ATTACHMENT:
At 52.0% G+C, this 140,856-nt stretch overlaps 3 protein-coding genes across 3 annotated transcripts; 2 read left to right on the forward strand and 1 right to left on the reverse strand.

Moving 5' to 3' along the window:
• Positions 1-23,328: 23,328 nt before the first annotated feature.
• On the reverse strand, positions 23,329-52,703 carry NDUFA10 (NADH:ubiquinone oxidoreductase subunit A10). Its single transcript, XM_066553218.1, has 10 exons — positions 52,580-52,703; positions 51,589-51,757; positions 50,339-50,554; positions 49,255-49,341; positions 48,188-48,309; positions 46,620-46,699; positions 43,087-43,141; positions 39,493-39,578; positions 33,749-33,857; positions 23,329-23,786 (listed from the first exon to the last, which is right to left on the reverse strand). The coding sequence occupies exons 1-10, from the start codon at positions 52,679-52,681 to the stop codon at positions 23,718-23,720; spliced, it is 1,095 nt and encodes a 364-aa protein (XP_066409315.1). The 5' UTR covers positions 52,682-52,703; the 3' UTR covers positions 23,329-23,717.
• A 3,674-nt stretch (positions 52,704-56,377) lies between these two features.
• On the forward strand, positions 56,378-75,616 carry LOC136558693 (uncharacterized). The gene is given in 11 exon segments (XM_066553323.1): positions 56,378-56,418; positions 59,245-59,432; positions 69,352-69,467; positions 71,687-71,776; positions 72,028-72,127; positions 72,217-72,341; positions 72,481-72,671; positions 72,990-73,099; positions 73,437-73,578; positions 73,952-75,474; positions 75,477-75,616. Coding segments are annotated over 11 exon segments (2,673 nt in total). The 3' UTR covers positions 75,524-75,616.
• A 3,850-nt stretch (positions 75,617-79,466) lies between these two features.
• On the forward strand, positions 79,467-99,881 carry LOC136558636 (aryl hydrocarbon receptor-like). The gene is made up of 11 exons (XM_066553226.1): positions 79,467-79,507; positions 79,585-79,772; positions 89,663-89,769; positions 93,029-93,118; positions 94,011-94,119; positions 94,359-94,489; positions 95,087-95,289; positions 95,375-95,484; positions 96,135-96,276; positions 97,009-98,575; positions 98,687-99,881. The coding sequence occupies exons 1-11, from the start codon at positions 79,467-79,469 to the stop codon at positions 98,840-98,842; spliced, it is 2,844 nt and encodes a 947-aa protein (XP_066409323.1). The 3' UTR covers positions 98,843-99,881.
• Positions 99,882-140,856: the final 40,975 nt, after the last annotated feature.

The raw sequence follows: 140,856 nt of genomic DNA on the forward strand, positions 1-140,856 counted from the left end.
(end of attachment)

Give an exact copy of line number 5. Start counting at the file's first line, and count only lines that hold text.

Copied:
• A 3,674-nt stretch (positions 52,704-56,377) lies between these two features.